Jan/Feb 2013 Poetry Special Feature

Hades, Hermes, and Persephone in Fullerton Hall

by Jennifer Finstrom

Hades, Hermes, and Persephone in Fullerton Hall

"Word Outleaps the World": Readings and Dance, The Art Institute of Chicago

He looks the part: dark hair that's a little
long, taller than the other man who dances
the role of Hermes bringing her back
to the sunlit meadow. Though we in the audience
do not see the pale narcissi and other flowers,
it is easy to imagine them blooming on the bare
stage. In the same way, we imagine
the earth splitting open, consenting
to invite her into its numerous dark rooms.

Earlier in the performance, these same two
had been Hector and Achilles, struggling
together with the death between them, the dark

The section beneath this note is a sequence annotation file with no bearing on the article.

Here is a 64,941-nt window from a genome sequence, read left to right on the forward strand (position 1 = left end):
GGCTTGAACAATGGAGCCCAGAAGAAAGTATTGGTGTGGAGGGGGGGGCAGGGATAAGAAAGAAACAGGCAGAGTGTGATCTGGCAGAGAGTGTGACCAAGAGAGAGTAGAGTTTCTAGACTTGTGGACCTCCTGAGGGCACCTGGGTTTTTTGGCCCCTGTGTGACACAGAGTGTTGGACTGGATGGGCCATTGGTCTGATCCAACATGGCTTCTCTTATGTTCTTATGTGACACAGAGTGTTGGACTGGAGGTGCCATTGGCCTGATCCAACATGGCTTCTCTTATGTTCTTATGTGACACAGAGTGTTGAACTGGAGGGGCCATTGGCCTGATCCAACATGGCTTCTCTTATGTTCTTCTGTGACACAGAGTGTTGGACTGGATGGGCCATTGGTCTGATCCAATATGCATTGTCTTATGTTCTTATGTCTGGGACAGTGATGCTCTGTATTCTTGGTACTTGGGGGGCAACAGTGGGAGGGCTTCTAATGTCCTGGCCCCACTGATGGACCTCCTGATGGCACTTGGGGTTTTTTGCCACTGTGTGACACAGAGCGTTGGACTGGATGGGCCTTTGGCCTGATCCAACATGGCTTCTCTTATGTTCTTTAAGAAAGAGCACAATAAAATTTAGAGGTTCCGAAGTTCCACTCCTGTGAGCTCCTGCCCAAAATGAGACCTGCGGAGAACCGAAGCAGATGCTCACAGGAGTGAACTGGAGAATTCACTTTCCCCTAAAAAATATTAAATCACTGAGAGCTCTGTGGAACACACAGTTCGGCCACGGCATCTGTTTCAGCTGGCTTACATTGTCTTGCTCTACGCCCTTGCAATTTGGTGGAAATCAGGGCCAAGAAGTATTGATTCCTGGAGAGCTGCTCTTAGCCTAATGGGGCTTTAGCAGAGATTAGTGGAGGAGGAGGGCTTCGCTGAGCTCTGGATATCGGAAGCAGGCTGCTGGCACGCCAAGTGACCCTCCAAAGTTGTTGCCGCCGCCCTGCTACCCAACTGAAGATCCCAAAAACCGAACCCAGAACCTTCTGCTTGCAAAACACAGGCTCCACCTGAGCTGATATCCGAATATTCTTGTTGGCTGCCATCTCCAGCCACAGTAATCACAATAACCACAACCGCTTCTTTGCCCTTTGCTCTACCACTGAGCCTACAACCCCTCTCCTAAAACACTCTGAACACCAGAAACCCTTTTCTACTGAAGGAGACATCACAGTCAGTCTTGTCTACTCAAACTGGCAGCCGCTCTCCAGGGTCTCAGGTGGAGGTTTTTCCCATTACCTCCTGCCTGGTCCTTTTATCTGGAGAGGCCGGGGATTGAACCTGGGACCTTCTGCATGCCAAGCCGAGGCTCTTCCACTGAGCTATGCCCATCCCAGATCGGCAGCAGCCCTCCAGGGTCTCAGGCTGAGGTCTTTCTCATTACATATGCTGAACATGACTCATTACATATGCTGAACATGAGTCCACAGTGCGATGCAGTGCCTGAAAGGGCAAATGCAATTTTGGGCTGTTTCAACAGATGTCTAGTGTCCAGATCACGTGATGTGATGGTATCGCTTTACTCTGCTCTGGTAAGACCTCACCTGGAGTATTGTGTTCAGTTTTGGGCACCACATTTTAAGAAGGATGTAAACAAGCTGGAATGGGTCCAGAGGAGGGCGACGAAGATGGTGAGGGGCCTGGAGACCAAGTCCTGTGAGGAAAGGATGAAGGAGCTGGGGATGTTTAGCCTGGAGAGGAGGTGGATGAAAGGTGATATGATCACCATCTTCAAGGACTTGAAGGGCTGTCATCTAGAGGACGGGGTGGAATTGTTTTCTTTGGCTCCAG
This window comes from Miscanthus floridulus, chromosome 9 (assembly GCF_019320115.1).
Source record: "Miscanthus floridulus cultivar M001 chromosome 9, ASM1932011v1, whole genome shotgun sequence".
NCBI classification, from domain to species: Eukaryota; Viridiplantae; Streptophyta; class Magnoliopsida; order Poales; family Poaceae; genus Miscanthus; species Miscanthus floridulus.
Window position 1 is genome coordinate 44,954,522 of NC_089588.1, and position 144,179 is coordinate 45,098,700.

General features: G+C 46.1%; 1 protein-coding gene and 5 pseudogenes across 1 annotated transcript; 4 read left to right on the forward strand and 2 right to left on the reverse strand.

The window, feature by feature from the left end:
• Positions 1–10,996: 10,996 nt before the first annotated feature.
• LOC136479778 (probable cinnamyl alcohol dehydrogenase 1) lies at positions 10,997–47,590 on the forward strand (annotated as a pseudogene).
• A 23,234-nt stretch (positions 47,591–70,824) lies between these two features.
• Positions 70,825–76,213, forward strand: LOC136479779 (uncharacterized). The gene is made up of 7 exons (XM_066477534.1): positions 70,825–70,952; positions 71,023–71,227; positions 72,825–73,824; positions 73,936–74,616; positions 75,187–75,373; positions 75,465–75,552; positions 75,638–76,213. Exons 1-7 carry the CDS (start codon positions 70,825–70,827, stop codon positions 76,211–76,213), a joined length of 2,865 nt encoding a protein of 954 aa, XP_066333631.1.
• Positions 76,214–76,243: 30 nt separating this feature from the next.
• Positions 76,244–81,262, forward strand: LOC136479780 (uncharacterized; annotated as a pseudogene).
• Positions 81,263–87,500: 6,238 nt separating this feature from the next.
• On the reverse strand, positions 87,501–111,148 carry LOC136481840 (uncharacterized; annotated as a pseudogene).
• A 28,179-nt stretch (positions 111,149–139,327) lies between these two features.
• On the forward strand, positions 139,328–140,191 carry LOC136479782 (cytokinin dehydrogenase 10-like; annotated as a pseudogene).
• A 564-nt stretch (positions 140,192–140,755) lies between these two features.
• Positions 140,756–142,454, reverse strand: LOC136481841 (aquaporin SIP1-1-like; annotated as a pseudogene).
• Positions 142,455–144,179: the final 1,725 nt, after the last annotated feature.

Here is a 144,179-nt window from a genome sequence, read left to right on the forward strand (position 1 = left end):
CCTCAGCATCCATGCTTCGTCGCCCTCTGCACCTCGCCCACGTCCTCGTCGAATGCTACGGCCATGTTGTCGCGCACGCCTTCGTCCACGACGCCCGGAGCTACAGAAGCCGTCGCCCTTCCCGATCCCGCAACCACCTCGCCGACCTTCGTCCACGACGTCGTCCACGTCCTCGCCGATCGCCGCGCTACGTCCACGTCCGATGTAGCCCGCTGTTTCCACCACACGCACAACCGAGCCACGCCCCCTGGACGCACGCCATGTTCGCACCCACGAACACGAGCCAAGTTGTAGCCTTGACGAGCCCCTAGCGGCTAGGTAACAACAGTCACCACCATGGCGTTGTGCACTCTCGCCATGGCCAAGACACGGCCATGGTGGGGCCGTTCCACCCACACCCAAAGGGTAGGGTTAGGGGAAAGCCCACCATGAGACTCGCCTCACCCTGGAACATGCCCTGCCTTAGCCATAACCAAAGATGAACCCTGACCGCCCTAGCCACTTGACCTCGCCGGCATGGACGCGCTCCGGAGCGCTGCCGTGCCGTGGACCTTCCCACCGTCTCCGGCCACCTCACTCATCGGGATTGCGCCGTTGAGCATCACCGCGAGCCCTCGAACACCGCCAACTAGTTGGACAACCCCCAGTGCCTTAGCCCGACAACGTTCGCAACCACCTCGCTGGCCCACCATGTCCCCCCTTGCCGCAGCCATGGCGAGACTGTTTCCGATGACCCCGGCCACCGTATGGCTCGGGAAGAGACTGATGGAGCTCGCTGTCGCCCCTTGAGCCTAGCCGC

one left, at last, on the floor of the stage.
And I can't forget a moment that happened
before they became the Lord of the Underworld
and the Messenger of Olympus, when the woman
who was Persephone was just a dancer.
As he passed behind her, the man who would become
Hades reached out a familiar hand, unseen
by most of the audience, and pulled down
the woman's black lace top—where it had slid
up—to cover the revealed inch of skin.

Moments later, the three are navigating the long
winter road: dancing blizzard, dearth, and famine,
the death of seeds in the cold earth.
Some invisible mineral binds them to each other.
In this way she is called back each year,
whether she has learned to love him or not.


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